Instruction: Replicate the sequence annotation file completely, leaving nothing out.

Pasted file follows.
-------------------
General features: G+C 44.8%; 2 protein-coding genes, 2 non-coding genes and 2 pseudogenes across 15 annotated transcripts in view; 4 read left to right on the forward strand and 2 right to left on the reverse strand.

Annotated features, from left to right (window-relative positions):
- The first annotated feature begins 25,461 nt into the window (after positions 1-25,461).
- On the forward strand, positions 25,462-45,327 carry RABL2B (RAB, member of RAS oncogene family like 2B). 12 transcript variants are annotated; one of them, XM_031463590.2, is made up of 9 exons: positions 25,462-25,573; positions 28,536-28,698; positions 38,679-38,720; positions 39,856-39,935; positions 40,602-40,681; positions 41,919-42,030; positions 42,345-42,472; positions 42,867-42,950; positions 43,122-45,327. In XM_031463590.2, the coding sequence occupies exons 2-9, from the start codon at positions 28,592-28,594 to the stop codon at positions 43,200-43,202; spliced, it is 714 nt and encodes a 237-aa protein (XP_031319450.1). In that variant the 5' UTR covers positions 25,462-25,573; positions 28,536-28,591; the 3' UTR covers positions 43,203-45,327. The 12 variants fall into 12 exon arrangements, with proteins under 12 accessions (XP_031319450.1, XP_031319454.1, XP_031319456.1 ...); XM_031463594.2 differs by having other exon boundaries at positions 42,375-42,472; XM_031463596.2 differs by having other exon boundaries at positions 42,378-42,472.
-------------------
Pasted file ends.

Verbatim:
General features: G+C 44.8%; 2 protein-coding genes, 2 non-coding genes and 2 pseudogenes across 15 annotated transcripts in view; 4 read left to right on the forward strand and 2 right to left on the reverse strand.

Annotated features, from left to right (window-relative positions):
- The first annotated feature begins 25,461 nt into the window (after positions 1-25,461).
- On the forward strand, positions 25,462-45,327 carry RABL2B (RAB, member of RAS oncogene family like 2B). 12 transcript variants are annotated; one of them, XM_031463590.2, is made up of 9 exons: positions 25,462-25,573; positions 28,536-28,698; positions 38,679-38,720; positions 39,856-39,935; positions 40,602-40,681; positions 41,919-42,030; positions 42,345-42,472; positions 42,867-42,950; positions 43,122-45,327. In XM_031463590.2, the coding sequence occupies exons 2-9, from the start codon at positions 28,592-28,594 to the stop codon at positions 43,200-43,202; spliced, it is 714 nt and encodes a 237-aa protein (XP_031319450.1). In that variant the 5' UTR covers positions 25,462-25,573; positions 28,536-28,591; the 3' UTR covers positions 43,203-45,327. The 12 variants fall into 12 exon arrangements, with proteins under 12 accessions (XP_031319450.1, XP_031319454.1, XP_031319456.1 ...); XM_031463594.2 differs by having other exon boundaries at positions 42,375-42,472; XM_031463596.2 differs by having other exon boundaries at positions 42,378-42,472.